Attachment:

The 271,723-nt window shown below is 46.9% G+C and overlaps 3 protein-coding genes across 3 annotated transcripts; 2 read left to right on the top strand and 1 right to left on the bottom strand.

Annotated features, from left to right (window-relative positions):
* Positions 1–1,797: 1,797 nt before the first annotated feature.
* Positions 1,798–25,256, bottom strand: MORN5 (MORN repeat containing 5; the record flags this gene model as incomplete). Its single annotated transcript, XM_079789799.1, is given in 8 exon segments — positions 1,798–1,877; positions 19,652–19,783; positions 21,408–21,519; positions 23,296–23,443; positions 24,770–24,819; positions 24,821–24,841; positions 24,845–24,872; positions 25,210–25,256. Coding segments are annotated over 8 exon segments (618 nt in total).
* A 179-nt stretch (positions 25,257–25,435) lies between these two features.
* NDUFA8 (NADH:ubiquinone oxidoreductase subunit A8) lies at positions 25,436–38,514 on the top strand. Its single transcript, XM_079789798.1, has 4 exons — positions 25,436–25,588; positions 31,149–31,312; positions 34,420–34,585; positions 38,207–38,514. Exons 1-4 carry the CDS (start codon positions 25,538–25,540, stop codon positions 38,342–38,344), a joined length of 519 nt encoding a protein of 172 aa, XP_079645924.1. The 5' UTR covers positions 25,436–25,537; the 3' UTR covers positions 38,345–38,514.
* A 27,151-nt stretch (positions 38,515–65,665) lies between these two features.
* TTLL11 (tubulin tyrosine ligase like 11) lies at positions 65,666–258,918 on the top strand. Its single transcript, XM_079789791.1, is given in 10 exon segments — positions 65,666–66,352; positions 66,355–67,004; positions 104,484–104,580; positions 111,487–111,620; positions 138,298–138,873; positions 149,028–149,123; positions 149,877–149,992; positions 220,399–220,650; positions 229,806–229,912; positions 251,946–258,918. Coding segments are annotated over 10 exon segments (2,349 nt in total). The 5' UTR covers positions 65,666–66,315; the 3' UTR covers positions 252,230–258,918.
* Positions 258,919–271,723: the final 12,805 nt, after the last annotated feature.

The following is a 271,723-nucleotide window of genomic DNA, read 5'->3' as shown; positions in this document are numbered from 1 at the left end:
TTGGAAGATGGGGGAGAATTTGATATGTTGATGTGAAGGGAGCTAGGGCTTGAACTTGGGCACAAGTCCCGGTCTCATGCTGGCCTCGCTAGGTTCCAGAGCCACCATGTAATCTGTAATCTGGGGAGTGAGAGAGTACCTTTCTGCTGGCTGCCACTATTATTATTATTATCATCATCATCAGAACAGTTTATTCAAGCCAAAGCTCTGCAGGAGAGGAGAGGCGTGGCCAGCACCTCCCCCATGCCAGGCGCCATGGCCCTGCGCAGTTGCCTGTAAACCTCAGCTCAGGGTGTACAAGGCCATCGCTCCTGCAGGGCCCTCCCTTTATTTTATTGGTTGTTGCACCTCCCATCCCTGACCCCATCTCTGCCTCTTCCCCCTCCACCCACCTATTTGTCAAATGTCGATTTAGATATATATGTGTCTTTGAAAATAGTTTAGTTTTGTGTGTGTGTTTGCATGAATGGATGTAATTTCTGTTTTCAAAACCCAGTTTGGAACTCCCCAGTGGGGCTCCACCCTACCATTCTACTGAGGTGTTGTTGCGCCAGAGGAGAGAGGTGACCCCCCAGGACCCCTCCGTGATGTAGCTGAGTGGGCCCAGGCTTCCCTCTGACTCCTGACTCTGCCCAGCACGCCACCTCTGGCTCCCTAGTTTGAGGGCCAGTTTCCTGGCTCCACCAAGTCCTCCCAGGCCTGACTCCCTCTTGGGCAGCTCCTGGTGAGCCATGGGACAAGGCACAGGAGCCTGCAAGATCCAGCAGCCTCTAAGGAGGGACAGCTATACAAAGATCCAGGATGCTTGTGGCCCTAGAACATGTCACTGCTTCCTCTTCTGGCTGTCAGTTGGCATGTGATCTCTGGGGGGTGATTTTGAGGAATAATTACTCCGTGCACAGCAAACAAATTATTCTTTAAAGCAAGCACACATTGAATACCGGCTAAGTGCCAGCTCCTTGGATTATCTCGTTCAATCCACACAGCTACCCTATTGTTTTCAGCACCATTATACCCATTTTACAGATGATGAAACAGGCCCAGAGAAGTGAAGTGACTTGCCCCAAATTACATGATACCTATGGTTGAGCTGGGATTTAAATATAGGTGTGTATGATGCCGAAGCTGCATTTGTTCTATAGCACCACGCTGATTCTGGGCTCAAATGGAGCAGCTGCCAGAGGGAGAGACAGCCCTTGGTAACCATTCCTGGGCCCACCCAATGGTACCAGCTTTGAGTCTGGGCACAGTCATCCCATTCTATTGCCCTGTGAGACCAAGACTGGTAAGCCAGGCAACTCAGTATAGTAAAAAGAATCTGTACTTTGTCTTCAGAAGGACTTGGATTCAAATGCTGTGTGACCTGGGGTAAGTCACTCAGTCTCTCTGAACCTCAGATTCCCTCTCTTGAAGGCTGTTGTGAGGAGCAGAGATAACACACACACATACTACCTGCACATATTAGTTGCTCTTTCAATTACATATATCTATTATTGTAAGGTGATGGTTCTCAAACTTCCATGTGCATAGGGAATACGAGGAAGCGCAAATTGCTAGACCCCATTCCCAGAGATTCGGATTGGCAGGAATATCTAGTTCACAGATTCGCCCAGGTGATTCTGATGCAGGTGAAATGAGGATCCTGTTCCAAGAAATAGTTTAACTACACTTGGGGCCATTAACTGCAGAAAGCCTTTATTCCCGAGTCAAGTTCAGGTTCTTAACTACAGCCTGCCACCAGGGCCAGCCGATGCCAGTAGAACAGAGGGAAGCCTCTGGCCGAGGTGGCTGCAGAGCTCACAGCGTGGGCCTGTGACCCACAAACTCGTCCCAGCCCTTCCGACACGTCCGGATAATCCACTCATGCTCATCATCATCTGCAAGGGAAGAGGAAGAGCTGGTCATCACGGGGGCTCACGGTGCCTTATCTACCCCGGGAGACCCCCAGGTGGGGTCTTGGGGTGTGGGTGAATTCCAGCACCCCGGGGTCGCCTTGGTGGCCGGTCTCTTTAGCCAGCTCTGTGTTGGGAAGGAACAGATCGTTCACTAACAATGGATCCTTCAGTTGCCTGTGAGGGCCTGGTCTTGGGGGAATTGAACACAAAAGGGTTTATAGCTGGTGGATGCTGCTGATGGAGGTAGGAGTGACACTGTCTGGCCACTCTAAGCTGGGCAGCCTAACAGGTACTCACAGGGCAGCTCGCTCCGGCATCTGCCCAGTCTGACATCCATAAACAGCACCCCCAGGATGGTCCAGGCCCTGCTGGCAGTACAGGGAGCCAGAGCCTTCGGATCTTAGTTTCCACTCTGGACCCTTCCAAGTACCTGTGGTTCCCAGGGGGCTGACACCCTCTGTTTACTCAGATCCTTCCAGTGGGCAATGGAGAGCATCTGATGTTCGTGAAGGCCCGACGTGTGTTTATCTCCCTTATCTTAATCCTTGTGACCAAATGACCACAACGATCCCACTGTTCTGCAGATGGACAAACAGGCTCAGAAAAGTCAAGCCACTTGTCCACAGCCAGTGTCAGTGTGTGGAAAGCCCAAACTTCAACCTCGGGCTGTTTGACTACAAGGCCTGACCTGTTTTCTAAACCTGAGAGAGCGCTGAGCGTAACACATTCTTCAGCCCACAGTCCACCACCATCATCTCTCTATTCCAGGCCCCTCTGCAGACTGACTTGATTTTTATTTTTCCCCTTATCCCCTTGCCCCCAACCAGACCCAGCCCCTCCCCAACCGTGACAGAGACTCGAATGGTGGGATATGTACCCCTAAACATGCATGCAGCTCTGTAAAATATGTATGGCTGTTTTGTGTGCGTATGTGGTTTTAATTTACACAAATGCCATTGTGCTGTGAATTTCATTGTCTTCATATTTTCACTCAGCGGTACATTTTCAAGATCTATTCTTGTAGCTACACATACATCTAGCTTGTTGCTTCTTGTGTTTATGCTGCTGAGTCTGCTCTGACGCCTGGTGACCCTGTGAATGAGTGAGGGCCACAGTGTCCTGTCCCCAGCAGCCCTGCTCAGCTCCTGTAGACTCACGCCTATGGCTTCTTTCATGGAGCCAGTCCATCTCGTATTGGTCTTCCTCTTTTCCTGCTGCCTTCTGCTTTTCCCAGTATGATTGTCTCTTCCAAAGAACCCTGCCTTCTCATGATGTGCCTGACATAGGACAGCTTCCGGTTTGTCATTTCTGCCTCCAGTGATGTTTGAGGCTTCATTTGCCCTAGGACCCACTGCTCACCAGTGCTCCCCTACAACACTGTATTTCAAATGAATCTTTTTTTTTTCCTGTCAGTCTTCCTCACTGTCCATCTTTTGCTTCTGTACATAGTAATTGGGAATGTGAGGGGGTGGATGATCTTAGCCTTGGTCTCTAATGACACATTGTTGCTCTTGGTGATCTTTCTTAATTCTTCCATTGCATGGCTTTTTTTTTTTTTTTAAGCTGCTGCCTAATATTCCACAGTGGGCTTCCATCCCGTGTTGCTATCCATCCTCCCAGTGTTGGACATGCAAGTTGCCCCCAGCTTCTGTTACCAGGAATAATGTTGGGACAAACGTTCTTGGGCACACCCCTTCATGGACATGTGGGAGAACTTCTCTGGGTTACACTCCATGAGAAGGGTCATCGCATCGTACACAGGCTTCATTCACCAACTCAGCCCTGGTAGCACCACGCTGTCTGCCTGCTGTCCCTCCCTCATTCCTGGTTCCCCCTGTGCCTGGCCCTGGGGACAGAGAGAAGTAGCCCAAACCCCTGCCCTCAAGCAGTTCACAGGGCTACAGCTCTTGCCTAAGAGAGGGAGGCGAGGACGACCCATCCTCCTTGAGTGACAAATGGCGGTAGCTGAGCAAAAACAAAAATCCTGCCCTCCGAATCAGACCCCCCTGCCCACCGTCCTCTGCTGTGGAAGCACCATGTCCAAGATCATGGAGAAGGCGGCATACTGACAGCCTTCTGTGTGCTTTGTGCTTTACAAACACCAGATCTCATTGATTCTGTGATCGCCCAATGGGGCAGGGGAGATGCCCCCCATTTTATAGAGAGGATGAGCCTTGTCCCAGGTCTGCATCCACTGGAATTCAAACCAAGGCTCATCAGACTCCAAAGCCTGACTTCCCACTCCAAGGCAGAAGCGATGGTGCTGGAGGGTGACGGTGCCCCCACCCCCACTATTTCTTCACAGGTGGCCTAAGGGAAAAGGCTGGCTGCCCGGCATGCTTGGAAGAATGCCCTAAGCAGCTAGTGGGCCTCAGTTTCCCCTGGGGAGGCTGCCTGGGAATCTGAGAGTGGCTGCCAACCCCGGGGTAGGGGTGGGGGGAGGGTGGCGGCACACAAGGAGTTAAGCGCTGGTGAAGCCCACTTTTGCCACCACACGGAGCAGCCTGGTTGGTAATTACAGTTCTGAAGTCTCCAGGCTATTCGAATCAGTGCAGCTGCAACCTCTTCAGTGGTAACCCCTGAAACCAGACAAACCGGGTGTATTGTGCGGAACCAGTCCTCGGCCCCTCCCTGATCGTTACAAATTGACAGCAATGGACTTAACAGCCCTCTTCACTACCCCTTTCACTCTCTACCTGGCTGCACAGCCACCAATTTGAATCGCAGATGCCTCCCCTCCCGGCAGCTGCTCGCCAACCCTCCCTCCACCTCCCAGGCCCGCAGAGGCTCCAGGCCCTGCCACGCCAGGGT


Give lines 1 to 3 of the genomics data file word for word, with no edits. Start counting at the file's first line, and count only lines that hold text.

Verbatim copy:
The 271,723-nt window shown below is 46.9% G+C and overlaps 3 protein-coding genes across 3 annotated transcripts; 2 read left to right on the top strand and 1 right to left on the bottom strand.

Annotated features, from left to right (window-relative positions):
* Positions 1–1,797: 1,797 nt before the first annotated feature.